Why Headlines Matter

By Marc Reifenrath on January 6, 2014 in Digital Marketing

News reporting and content creation on the web has been evolving at an ever increasing rate. With the advent of social networks and ubiquitous social sharing buttons, business models have emerged that value pageviews over anything else. Much of the success of these sites lies in what seems a little thing… the headline. Headlines like “23 Animals Who Are Tired Of This Snow Day Already” are driving a large amount of traffic to sites like Buzzfeed.com and Upworthy.com.

With the proliferation of data and algorithms, sites are now testing multiple versions of their headlines with a focus on their ability to drive traffic and social shares. Some sites have their writers create 25 versions of the headline, the editors will choose the best 5 and then an algorithm will test those on various visitors until a winner emerges.

Now many of us aren’t running a huge news site and have a staff of writers on hand. These tactics can still be brought down to our scale. Utilizing Google Analytics, answer this question, “What were the most popular articles that people came to through Facebook and Twitter?” Answering this question can give insight into what headlines are performing.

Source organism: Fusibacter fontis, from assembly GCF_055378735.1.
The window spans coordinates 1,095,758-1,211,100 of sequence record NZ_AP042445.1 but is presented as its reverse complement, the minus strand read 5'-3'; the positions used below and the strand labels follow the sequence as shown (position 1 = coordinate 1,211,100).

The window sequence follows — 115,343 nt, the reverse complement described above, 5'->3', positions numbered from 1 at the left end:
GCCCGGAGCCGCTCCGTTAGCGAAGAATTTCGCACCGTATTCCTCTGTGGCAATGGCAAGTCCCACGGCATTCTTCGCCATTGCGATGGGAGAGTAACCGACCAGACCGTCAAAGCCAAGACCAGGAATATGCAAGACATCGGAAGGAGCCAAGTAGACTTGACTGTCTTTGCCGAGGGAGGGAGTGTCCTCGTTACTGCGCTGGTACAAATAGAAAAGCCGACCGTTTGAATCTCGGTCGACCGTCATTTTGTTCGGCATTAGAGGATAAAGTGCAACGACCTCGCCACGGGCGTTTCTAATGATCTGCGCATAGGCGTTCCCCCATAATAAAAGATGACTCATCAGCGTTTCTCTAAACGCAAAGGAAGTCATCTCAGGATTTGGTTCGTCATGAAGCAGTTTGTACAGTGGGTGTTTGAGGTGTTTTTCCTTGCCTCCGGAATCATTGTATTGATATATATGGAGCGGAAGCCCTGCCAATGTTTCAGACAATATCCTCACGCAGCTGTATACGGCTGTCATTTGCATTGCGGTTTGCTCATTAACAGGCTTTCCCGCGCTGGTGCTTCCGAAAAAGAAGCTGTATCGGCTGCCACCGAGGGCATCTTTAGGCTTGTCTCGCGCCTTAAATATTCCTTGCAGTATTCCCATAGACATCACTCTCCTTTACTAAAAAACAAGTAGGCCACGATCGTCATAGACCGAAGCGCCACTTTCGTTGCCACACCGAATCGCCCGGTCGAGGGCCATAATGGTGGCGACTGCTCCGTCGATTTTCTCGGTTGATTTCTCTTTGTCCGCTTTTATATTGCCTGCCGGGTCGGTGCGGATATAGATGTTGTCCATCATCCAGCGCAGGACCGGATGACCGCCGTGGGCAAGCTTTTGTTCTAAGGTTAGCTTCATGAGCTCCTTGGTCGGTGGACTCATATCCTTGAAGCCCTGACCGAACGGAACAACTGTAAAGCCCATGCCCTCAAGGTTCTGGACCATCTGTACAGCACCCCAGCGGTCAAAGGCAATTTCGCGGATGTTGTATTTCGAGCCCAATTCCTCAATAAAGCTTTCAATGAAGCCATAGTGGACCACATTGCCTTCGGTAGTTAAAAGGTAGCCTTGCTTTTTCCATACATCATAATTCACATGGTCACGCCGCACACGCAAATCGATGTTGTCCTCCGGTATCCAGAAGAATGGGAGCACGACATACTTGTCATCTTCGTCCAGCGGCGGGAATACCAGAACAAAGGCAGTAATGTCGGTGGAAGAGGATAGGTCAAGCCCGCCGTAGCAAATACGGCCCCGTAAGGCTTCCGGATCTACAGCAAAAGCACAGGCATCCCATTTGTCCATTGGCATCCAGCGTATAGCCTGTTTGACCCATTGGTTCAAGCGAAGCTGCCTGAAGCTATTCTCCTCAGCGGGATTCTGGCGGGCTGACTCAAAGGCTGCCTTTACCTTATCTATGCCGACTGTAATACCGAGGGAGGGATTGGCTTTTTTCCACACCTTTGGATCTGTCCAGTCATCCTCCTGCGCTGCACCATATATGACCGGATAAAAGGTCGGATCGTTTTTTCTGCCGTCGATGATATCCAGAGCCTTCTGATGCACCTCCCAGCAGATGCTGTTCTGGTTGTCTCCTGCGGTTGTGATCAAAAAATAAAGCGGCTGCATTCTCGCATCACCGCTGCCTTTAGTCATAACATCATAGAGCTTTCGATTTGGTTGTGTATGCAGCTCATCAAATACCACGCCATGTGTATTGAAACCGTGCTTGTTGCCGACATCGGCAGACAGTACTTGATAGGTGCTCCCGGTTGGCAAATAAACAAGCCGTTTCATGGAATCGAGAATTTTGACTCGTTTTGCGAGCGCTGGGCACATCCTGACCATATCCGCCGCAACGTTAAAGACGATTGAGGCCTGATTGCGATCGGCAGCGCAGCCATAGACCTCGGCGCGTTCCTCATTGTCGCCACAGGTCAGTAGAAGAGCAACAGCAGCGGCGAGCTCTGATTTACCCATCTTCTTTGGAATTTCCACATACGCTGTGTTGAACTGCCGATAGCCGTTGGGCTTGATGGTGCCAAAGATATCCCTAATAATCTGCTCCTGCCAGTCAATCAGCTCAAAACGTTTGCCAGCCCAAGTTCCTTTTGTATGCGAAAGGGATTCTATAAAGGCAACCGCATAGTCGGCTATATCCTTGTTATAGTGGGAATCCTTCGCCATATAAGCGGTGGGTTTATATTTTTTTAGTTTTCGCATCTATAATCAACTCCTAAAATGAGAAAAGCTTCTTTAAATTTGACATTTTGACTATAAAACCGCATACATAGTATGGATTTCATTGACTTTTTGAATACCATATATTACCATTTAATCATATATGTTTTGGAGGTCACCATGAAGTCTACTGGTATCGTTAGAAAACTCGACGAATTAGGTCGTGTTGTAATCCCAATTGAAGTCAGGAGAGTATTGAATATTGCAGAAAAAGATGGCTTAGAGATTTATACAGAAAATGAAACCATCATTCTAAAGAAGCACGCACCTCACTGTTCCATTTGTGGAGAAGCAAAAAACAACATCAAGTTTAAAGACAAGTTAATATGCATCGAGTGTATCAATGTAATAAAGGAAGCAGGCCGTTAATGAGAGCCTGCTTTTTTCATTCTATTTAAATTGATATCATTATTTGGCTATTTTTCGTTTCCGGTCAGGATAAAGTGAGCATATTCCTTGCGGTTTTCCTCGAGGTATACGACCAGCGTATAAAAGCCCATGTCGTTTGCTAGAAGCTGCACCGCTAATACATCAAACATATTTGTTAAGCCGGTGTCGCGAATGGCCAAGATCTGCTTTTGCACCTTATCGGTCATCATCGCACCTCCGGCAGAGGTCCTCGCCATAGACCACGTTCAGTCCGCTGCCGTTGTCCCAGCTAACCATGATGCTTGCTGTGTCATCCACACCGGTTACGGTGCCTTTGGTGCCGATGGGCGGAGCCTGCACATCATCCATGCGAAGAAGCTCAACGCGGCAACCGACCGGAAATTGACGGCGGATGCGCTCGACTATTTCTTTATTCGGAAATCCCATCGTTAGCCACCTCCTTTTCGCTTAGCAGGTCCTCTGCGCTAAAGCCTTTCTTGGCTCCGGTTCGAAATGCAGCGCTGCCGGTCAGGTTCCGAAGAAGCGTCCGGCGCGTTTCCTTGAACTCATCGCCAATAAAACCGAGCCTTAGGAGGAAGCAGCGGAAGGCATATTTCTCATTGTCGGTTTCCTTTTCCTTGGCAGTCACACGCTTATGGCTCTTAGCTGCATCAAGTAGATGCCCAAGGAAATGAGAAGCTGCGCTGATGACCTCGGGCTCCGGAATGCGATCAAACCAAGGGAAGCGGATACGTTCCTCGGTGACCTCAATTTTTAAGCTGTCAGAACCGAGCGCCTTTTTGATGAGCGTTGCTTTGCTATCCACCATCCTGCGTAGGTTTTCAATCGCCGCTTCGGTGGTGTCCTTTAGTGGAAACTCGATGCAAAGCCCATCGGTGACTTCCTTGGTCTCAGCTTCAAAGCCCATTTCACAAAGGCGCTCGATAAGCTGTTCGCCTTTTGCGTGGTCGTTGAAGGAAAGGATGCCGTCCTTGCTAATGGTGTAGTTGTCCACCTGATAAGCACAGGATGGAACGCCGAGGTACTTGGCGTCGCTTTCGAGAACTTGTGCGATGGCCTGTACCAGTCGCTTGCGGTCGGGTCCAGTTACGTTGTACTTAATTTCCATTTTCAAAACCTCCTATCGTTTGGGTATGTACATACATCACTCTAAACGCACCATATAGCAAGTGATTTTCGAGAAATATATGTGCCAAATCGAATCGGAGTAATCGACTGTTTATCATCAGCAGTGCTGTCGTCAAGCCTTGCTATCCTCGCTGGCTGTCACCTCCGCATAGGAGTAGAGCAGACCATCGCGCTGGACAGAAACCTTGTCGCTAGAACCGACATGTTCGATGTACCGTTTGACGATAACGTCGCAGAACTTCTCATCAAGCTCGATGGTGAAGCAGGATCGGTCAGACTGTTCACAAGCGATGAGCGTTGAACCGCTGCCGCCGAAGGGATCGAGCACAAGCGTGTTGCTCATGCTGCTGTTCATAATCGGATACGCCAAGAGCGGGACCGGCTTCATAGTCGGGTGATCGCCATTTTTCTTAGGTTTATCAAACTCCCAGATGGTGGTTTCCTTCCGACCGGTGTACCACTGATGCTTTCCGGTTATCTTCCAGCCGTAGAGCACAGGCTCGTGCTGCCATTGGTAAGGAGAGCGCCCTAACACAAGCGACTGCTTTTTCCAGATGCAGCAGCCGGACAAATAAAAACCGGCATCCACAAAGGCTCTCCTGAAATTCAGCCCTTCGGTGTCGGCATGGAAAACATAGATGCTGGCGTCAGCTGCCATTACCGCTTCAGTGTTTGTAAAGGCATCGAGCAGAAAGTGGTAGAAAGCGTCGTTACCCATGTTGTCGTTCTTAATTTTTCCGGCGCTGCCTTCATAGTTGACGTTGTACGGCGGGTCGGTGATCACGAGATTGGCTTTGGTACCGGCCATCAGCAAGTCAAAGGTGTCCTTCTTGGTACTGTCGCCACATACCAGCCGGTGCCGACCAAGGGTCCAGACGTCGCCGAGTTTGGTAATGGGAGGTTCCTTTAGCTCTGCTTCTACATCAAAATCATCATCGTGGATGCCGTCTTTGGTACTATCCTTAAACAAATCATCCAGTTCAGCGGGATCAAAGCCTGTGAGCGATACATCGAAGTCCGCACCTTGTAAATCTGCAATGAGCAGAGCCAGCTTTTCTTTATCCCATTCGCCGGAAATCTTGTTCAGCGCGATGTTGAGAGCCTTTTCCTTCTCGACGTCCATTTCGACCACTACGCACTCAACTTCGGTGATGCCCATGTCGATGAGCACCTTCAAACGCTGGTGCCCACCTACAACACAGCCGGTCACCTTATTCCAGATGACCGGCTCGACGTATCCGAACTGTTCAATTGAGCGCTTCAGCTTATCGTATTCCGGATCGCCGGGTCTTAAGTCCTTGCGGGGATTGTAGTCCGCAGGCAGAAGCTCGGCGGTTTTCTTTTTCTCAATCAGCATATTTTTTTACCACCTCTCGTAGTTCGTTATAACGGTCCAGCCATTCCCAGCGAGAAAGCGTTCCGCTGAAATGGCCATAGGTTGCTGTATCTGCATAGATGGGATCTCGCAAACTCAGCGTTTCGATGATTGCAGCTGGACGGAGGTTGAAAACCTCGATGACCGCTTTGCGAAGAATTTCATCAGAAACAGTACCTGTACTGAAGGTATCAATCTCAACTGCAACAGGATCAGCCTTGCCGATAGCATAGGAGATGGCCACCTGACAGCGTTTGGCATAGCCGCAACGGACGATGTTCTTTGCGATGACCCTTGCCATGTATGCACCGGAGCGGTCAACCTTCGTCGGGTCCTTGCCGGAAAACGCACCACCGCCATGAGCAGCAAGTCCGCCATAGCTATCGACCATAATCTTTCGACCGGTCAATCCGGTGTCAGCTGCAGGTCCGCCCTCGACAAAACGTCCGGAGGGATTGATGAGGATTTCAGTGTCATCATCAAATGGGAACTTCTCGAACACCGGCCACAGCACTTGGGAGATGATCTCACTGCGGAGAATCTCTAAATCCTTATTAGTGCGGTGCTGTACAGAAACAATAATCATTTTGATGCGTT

Another way to check the performance of headlines and content is to research if users read a subsequent blog post after the first one. Find your most viewed article of the week and then filter the data to see which page was next most visited. There are a number of different factors that could play into this scenario but the basic concept is to find patterns. Are users finding value in your content? Are they reading one post and leaving? What is the time on page for your most read articles?

There are a lot of questions you can ask to help understand the plethora of data at your finger tips. To gain focus, try to concentrate on a few unique ideas every month. Don’t try and solve them all at once, otherwise you will never be able to measure if the changes had the correct affect. Headlines seem like a little thing but they control whether content is read or not.

Let us know what questions you are asking of your website. It's the perfect time of year to make a few small changes and see huge results.

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